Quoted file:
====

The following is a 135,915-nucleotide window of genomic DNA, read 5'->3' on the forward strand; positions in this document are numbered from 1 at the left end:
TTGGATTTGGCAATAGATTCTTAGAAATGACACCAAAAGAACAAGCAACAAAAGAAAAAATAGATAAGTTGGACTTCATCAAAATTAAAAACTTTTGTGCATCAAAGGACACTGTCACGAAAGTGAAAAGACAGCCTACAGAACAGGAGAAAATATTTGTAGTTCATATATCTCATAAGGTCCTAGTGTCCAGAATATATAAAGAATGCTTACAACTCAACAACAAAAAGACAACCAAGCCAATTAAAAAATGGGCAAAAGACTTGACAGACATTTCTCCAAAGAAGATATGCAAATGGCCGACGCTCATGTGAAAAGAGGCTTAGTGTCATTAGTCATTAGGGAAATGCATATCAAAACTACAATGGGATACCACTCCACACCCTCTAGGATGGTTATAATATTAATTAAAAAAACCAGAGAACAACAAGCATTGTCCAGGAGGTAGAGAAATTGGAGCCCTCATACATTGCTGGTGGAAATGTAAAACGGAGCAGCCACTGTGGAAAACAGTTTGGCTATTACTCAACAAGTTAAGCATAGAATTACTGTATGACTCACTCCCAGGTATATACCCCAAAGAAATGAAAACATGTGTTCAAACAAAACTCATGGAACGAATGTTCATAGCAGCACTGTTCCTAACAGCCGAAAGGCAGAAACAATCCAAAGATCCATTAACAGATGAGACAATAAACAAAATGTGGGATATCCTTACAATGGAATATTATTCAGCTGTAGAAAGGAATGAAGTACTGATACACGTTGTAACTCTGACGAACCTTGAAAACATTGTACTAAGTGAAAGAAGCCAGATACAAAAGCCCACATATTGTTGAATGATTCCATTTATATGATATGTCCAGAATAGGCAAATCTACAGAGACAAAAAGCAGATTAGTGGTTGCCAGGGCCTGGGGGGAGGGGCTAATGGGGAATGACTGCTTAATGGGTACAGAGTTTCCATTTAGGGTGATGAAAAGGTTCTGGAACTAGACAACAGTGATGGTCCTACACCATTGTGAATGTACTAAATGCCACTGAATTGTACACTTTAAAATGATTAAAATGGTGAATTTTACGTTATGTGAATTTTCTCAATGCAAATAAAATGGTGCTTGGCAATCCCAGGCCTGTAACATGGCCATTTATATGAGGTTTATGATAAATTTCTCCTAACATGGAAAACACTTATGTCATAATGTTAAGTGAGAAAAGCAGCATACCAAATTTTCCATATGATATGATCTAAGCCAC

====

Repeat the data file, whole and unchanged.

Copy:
The following is a 135,915-nucleotide window of genomic DNA, read 5'->3' on the forward strand; positions in this document are numbered from 1 at the left end:
TTGGATTTGGCAATAGATTCTTAGAAATGACACCAAAAGAACAAGCAACAAAAGAAAAAATAGATAAGTTGGACTTCATCAAAATTAAAAACTTTTGTGCATCAAAGGACACTGTCACGAAAGTGAAAAGACAGCCTACAGAACAGGAGAAAATATTTGTAGTTCATATATCTCATAAGGTCCTAGTGTCCAGAATATATAAAGAATGCTTACAACTCAACAACAAAAAGACAACCAAGCCAATTAAAAAATGGGCAAAAGACTTGACAGACATTTCTCCAAAGAAGATATGCAAATGGCCGACGCTCATGTGAAAAGAGGCTTAGTGTCATTAGTCATTAGGGAAATGCATATCAAAACTACAATGGGATACCACTCCACACCCTCTAGGATGGTTATAATATTAATTAAAAAAACCAGAGAACAACAAGCATTGTCCAGGAGGTAGAGAAATTGGAGCCCTCATACATTGCTGGTGGAAATGTAAAACGGAGCAGCCACTGTGGAAAACAGTTTGGCTATTACTCAACAAGTTAAGCATAGAATTACTGTATGACTCACTCCCAGGTATATACCCCAAAGAAATGAAAACATGTGTTCAAACAAAACTCATGGAACGAATGTTCATAGCAGCACTGTTCCTAACAGCCGAAAGGCAGAAACAATCCAAAGATCCATTAACAGATGAGACAATAAACAAAATGTGGGATATCCTTACAATGGAATATTATTCAGCTGTAGAAAGGAATGAAGTACTGATACACGTTGTAACTCTGACGAACCTTGAAAACATTGTACTAAGTGAAAGAAGCCAGATACAAAAGCCCACATATTGTTGAATGATTCCATTTATATGATATGTCCAGAATAGGCAAATCTACAGAGACAAAAAGCAGATTAGTGGTTGCCAGGGCCTGGGGGGAGGGGCTAATGGGGAATGACTGCTTAATGGGTACAGAGTTTCCATTTAGGGTGATGAAAAGGTTCTGGAACTAGACAACAGTGATGGTCCTACACCATTGTGAATGTACTAAATGCCACTGAATTGTACACTTTAAAATGATTAAAATGGTGAATTTTACGTTATGTGAATTTTCTCAATGCAAATAAAATGGTGCTTGGCAATCCCAGGCCTGTAACATGGCCATTTATATGAGGTTTATGATAAATTTCTCCTAACATGGAAAACACTTATGTCATAATGTTAAGTGAGAAAAGCAGCATACCAAATTTTCCATATGATATGATCTAAGCCAC